Who, or what, has moulded the Democratic Unionist Party into the political force it has become today? The simplistic answer might be the huge influence of one man, one leader: Ian Richard Kyle Paisley.
The real answer is much more complex and is now told as never before in precise analytical detail in a new book which was serialised in the past week in the Belfast Telegraph.
There is nothing superficial about Professor Jonathan Tonge's probe into the mind and membership of the DUP.
He traces the 40-year history of the party, from saying "No" and "Never", then "Maybe" and, eventually, "Yes" to sitting down with Sinn Fein in the Stormont Executive.
The book's researchers from Liverpool University conducted interviews with more than 100 members of the DUP, including Peter Robinson and many of his lieutenants.
Questionnaires were sent to 900 members and 52% responded. The result is a unique insight into the mind of a party which is not given to such openness.
That willingness to respond to the researchers tells us a lot about the DUP and the confidence which the party has developed to confront its critics and deal with its political opponents – most notably Sinn Fein.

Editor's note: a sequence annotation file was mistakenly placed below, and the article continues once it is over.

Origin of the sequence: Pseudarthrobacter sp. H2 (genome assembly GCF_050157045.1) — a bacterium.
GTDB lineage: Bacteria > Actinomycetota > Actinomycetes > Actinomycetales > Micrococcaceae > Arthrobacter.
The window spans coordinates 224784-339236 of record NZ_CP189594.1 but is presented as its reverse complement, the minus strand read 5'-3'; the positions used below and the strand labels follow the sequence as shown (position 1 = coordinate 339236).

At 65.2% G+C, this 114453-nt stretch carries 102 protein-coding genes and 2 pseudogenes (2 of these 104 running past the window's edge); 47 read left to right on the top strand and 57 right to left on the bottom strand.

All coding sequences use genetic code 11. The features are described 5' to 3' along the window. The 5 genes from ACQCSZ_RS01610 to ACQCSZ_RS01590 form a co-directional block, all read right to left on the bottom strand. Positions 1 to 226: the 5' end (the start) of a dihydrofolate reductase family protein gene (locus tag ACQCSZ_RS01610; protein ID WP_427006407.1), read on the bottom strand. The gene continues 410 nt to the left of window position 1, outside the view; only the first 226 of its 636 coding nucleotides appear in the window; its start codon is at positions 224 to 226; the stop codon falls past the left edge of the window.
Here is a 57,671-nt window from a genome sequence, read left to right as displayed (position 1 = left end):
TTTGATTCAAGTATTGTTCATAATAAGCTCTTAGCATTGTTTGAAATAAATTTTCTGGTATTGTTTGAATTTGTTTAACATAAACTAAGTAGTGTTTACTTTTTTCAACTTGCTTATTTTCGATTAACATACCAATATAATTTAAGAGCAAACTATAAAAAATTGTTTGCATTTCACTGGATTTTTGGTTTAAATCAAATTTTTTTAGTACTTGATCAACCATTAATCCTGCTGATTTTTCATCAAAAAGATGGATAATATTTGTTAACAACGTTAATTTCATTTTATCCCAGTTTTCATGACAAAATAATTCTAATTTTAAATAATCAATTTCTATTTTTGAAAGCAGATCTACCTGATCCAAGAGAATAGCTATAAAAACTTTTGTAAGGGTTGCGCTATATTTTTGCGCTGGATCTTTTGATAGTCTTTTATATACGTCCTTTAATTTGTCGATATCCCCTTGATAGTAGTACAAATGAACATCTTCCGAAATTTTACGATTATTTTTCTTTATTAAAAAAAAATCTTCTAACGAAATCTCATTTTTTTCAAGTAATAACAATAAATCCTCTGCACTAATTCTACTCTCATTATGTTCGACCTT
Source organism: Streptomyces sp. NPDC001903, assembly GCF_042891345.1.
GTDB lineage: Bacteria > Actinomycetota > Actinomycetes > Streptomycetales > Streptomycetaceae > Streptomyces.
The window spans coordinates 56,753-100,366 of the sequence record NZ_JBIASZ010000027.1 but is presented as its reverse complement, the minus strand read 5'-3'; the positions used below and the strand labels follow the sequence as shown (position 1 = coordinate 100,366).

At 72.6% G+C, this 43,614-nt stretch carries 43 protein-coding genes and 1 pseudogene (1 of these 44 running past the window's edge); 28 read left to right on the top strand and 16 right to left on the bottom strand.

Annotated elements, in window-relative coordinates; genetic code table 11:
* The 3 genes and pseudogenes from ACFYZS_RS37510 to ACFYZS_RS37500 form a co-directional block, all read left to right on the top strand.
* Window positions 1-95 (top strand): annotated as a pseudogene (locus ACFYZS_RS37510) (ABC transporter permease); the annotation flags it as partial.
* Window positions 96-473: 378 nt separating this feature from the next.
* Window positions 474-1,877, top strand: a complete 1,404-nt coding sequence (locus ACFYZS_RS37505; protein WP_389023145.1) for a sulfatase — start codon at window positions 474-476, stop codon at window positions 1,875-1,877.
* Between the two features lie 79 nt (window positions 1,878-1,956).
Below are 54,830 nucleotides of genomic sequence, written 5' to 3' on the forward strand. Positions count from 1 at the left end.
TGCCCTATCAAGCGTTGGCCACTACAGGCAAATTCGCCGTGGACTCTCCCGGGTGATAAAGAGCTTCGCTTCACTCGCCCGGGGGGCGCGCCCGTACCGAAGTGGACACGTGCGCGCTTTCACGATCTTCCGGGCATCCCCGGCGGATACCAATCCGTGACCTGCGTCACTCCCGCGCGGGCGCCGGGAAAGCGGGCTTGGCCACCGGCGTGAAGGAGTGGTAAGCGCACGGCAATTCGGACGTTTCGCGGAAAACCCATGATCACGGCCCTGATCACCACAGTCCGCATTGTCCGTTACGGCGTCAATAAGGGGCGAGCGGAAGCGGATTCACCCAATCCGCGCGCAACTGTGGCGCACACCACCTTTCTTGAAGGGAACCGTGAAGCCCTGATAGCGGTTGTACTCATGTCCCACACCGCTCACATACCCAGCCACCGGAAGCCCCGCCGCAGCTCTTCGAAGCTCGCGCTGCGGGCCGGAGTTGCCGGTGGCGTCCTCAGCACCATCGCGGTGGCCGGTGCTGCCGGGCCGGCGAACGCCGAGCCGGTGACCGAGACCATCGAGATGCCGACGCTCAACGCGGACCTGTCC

So where does the DUP stand now? Firstly, it is indebted to leader Peter Robinson for the strategic purpose with which he has nurtured its political fortunes over the past four decades.
He has been around for as long as Sinn Fein president Gerry Adams and, like the latter, seems almost untouchable – no matter what crises, or controversy, he faces.
Ian Paisley was undoubtedly the public leader, but Robinson is the strategist, the architect, the back-room figure who took the DUP to where it is today.
Just as Gerry Adams and Martin McGuinness realised they could travel no further with the IRA's campaign of terror, Paisley and Robinson began to leave rejectionist unionism behind them as the DUP capitalised on the failings of the Good Friday Agreement.
Without Paisley, the change of heart could not have been sold to a party whose members would not fathom the likes of Martin McGuinness in government.
Professor Tonge's book shows that convincing the membership to share power with republicans was not easy and remains one of the leadership's greatest achievements.
Even today, the DUP harbours sceptics, but slowly the party is coming to terms with power-sharing, if only because its members fear the alternative 'Plan B' – Northern Ireland governed directly by London with Dublin input.